The Allies’ 1943 deception campaign known as Operation Mincemeat was a “bonkers” idea “borrowed from the pages of a cheap thriller”, says Dan Snow on History Hit. The aim was to deceive the Germans about where Allied forces might land in Italy, and the idea came from Ian Fleming – then a lieutenant commander, later the author of the Bond novels – who stole it from a 1930s paperback. Fleming proposed dressing up a corpse as a British airman, stuffing his pockets with misleading intelligence, and then making sure the enemy found him. Charles Cholmondeley, an MI5 operative, was tasked with putting the plan into action.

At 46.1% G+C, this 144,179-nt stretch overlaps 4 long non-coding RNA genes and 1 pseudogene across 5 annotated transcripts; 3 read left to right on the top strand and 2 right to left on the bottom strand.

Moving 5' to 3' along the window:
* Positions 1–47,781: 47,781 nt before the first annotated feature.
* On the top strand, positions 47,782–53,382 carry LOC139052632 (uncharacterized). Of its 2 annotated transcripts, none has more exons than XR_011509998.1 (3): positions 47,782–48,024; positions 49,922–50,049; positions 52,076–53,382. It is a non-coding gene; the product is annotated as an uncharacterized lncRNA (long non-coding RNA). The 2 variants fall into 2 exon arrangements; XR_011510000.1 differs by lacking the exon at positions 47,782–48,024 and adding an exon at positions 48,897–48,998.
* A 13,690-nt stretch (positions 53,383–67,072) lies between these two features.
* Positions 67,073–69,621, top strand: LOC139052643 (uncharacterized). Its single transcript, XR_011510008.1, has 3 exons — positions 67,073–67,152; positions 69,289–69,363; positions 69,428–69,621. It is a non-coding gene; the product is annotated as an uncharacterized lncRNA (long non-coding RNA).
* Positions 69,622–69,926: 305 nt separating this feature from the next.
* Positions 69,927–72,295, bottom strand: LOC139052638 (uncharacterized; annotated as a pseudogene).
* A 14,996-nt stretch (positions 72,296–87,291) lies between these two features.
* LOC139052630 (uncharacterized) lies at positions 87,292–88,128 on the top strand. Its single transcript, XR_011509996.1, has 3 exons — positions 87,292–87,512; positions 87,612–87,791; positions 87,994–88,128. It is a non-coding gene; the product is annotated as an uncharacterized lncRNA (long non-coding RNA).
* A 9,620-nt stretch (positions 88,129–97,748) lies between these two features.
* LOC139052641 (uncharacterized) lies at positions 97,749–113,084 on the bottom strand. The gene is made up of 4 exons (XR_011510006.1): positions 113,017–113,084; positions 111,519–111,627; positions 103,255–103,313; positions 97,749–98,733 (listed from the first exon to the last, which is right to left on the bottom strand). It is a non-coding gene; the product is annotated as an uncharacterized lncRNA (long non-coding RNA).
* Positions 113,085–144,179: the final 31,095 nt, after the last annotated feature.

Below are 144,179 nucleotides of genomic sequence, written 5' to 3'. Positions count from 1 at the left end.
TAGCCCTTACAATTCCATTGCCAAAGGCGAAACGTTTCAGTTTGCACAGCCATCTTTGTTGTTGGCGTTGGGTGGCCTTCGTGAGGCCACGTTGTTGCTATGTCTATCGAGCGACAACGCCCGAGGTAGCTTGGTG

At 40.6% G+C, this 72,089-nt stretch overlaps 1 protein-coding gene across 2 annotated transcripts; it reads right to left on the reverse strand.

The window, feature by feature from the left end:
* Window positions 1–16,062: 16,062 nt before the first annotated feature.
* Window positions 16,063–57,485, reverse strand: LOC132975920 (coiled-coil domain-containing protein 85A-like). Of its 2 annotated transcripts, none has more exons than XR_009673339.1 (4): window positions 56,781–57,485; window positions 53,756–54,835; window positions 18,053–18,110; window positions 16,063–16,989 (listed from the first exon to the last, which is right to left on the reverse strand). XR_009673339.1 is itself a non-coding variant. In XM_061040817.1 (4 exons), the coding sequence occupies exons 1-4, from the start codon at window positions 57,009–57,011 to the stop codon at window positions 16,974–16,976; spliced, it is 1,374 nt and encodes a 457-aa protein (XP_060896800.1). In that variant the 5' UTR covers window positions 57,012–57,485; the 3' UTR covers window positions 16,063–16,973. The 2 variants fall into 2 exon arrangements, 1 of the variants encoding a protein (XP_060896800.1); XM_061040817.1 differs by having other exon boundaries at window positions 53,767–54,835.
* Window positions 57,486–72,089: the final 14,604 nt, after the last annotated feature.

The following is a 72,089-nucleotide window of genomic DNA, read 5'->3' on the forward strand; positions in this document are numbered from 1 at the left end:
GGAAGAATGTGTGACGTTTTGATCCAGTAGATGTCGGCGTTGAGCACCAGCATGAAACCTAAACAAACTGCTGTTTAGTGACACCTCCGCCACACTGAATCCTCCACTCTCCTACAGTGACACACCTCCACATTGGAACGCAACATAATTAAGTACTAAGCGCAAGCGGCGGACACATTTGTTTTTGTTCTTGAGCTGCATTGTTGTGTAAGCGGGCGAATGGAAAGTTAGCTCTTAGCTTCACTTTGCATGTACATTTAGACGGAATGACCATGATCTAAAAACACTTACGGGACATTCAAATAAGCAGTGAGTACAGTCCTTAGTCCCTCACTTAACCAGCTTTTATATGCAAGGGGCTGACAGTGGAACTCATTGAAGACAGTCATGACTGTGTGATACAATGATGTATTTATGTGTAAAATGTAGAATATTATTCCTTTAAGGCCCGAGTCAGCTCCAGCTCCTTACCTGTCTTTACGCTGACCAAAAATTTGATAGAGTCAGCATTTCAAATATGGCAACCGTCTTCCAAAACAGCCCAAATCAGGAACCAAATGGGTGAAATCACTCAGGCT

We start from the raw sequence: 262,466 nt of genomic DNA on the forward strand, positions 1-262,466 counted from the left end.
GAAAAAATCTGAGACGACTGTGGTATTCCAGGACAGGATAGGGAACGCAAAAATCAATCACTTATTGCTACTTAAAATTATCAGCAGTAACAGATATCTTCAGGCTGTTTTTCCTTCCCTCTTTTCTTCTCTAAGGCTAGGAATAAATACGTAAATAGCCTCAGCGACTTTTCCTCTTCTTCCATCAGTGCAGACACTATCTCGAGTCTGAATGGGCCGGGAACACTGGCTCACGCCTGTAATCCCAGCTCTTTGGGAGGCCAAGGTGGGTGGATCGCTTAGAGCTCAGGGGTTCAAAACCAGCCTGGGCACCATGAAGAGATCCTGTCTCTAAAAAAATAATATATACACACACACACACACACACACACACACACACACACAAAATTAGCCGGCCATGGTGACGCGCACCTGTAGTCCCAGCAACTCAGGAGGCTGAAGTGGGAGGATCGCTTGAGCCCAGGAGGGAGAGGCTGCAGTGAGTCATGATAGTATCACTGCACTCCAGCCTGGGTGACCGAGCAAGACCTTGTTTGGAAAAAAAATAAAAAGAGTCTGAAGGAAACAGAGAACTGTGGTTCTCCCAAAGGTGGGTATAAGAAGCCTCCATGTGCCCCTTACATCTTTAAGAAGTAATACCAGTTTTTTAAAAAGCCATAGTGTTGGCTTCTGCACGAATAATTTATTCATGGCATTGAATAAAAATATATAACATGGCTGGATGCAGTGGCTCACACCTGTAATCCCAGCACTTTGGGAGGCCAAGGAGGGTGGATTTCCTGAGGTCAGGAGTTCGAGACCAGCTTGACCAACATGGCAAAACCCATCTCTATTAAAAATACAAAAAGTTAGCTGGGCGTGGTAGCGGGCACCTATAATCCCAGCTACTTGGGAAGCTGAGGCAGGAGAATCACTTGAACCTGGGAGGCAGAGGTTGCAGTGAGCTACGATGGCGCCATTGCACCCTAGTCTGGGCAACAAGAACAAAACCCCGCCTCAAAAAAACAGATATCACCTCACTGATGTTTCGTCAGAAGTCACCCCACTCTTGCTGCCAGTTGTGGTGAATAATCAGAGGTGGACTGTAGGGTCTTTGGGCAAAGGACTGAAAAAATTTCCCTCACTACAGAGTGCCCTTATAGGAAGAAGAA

The hardest part was finding a suitable body. The man had to be of military age but with no bullet holes, so that the enemy would think he’d drowned after a plane crash. A coroner in north London suggested Glyndwr Michael, a homeless man who’d died in a King’s Cross warehouse after eating poison. He was destitute and skinny, so Cholmondeley made him a staff officer – “someone who sits behind a desk more often than the machine gun”. They created a fake name – William Martin – and stuffed his pockets with “racy love letters” from a fiancé and a receipt for an engagement ring. Cholmondeley rubbed a false ID card on his trousers every day for weeks to give it a “used sheen”. The senior military commander in the Mediterranean, General Eisenhower, organised for the body to be released just off the Spanish coast, betting that Franco’s government would pass on the fake intelligence to Germany. The gamble paid off – and Glyndwr Michael, a destitute London beggar, became a hero of the Allied war effort.